"Two out of three Swazis do not get enough to eat. This has been known to government for some time, but government doesn't see this as a systemic problem but something that can be remedied with food aid," said Thabo Nxumalo, an agronomist and agricultural consultant in the Manzini region.
"Food aid is supposed to be a temporary solution to an emergency situation. Government sees food aid as a means to avoid having to put into place policies to put an end to food insecurity," he alleged.
Nxumalo commented that if Swaziland is to overcome its food shortages, in the absence of government willingness to make fundamental changes to the land-use policy, it will be up to international donors to address the problem in the same way that they responded to the HIV/AIDS epidemic by financing improvements to the country's healthcare system.
Donor aid has vastly improved Swaziland's healthcare system, and a majority of the survey respondents said they had benefited from better service at clinics and hospitals.
"It took the AIDS crisis to improve healthcare. The Global Fund to Fight AIDS, Tuberculosis and Malaria has really boosted the country's health system. The AIDS crisis would be out of control without this assistance," said Valarie Dlamini, a healthcare consultant in Manzini.
The survey revealed that many Swazis also experience frequent water shortages. Nearly a quarter of respondents said they lived without water in their homes - either piped in directly or from a well or borehole on their property - and 29 percent said they seldom have water in their homes, likely because nearby water supplies have dried up.
"That half of Swazis do not have adequate water is surprising because Swaziland's climate is quite rainy most of the year, and the country is crossed by large and small rivers that flow all year round. This is a matter of service delivery. Government is not providing irrigation and water storage facilities," said Amos Ndwandwe, who works with the Ministry of Natural Resources to drill boreholes in rural areas.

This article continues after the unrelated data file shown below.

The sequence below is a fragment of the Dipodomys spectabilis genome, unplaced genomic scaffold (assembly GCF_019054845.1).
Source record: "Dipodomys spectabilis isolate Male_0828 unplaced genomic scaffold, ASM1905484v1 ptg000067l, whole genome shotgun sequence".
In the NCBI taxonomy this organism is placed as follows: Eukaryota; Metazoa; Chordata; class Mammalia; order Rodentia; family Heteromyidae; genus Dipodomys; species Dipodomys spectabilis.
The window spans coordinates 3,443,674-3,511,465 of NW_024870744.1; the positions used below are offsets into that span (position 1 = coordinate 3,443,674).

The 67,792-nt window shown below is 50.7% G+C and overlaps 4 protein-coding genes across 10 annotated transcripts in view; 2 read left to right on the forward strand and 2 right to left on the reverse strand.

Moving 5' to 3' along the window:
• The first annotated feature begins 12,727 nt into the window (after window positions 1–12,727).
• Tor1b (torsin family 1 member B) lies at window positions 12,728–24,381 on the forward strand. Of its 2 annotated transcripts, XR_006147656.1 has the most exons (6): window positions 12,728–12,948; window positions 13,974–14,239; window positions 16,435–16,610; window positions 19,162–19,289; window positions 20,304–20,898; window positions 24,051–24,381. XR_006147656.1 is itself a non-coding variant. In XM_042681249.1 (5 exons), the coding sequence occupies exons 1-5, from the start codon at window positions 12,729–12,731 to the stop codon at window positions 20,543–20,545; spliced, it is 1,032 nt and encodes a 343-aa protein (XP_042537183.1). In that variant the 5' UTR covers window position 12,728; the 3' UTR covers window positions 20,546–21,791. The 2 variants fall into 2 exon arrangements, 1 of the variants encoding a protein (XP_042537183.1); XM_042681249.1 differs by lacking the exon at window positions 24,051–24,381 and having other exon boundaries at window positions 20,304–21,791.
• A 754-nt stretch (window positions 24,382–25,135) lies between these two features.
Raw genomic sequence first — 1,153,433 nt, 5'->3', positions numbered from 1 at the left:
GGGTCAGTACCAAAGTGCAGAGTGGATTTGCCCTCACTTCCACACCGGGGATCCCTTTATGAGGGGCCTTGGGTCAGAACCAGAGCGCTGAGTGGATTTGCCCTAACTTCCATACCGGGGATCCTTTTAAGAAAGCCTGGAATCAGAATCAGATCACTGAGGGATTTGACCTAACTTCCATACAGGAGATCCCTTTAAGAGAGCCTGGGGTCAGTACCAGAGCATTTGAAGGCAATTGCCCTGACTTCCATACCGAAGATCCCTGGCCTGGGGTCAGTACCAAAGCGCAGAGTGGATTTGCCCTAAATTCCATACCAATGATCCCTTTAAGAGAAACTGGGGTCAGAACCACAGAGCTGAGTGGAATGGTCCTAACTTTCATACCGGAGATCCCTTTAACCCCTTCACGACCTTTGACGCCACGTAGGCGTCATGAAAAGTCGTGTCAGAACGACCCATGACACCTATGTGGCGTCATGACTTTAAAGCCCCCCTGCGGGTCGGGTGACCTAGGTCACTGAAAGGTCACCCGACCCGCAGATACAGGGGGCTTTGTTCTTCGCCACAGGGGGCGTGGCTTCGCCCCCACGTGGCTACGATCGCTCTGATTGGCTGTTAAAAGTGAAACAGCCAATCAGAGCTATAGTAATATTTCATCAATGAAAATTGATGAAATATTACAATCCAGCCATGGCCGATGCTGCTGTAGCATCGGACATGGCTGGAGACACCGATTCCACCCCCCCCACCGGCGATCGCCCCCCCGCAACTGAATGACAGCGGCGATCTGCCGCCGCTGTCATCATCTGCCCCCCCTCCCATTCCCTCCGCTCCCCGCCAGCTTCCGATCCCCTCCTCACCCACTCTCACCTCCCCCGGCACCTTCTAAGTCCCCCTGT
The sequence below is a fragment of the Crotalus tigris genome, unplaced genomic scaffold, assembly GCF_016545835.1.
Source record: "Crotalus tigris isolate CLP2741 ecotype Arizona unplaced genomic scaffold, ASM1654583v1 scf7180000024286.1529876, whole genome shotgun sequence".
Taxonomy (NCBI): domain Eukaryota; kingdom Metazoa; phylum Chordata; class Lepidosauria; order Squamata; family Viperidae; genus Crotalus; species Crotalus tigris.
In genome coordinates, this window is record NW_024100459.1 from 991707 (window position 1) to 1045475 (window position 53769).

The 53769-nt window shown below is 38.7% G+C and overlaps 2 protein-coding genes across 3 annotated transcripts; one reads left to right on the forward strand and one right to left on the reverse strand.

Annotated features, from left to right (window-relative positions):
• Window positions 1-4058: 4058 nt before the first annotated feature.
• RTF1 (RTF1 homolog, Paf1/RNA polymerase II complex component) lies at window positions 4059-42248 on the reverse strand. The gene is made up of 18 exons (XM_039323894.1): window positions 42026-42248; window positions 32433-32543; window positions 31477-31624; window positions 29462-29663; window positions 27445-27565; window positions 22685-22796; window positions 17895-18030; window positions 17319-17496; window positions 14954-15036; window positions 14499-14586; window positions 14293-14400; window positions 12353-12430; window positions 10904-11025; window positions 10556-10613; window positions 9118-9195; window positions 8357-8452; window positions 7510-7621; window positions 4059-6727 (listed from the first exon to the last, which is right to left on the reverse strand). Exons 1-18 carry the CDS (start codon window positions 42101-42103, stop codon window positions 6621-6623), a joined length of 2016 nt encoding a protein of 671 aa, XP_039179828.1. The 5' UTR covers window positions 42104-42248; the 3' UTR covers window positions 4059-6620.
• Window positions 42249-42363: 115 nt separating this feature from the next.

Two-thirds of respondents said it was "very difficult" to get water and electricity connected to their homes. But those who had these services said paying for them was also a pressing problem.
Nearly half of those surveyed said their families had gone without an income on one occasion over the past 12 months, and 38 percent said they had gone without an income several times during the past year.
Fifty-six percent of respondents described economic conditions in the country as "very bad", and half considered their own economic situation as "very bad."
Dlamini expressed surprise that this percentage was not higher, considering that two-thirds of Swazis are estimated to live in chronic poverty, existing on less than US$2 per day. "However, the survey was of people's perceptions, and many Swazis are used to the way they have to live," she said.
"In terms of lifestyles, it isn't much different from the way they grew up and their ancestors lived - mud huts without water and sanitation, food security dependant on the rains, and little by way of government services."
[ This report does not necessarily reflect the views of the United Nations. ]